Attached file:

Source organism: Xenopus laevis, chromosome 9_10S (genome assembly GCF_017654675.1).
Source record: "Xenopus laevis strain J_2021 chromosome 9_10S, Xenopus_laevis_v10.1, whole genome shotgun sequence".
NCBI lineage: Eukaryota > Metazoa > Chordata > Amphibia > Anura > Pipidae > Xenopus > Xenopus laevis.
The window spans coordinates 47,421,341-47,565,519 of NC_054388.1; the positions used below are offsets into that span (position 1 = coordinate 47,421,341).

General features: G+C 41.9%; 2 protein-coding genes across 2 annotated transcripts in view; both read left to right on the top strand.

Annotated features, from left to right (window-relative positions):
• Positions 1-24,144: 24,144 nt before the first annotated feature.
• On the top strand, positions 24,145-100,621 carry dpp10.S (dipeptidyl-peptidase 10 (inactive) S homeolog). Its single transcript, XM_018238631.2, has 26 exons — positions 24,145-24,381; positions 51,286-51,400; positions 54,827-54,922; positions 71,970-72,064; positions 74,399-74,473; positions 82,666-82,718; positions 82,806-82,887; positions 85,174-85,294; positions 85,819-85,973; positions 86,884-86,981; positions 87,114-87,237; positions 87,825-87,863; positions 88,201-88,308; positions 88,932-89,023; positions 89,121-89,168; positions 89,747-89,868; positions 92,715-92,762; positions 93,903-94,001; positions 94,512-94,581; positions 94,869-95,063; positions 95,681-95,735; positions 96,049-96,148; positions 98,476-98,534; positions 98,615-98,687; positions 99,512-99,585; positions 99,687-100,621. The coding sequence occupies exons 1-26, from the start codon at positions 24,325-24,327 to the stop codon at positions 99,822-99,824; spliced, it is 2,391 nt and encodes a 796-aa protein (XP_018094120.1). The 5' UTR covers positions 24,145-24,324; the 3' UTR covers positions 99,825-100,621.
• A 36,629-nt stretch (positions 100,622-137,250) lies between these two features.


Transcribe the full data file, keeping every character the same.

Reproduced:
Source organism: Xenopus laevis, chromosome 9_10S (genome assembly GCF_017654675.1).
Source record: "Xenopus laevis strain J_2021 chromosome 9_10S, Xenopus_laevis_v10.1, whole genome shotgun sequence".
NCBI lineage: Eukaryota > Metazoa > Chordata > Amphibia > Anura > Pipidae > Xenopus > Xenopus laevis.
The window spans coordinates 47,421,341-47,565,519 of NC_054388.1; the positions used below are offsets into that span (position 1 = coordinate 47,421,341).

General features: G+C 41.9%; 2 protein-coding genes across 2 annotated transcripts in view; both read left to right on the top strand.

Annotated features, from left to right (window-relative positions):
• Positions 1-24,144: 24,144 nt before the first annotated feature.
• On the top strand, positions 24,145-100,621 carry dpp10.S (dipeptidyl-peptidase 10 (inactive) S homeolog). Its single transcript, XM_018238631.2, has 26 exons — positions 24,145-24,381; positions 51,286-51,400; positions 54,827-54,922; positions 71,970-72,064; positions 74,399-74,473; positions 82,666-82,718; positions 82,806-82,887; positions 85,174-85,294; positions 85,819-85,973; positions 86,884-86,981; positions 87,114-87,237; positions 87,825-87,863; positions 88,201-88,308; positions 88,932-89,023; positions 89,121-89,168; positions 89,747-89,868; positions 92,715-92,762; positions 93,903-94,001; positions 94,512-94,581; positions 94,869-95,063; positions 95,681-95,735; positions 96,049-96,148; positions 98,476-98,534; positions 98,615-98,687; positions 99,512-99,585; positions 99,687-100,621. The coding sequence occupies exons 1-26, from the start codon at positions 24,325-24,327 to the stop codon at positions 99,822-99,824; spliced, it is 2,391 nt and encodes a 796-aa protein (XP_018094120.1). The 5' UTR covers positions 24,145-24,324; the 3' UTR covers positions 99,825-100,621.
• A 36,629-nt stretch (positions 100,622-137,250) lies between these two features.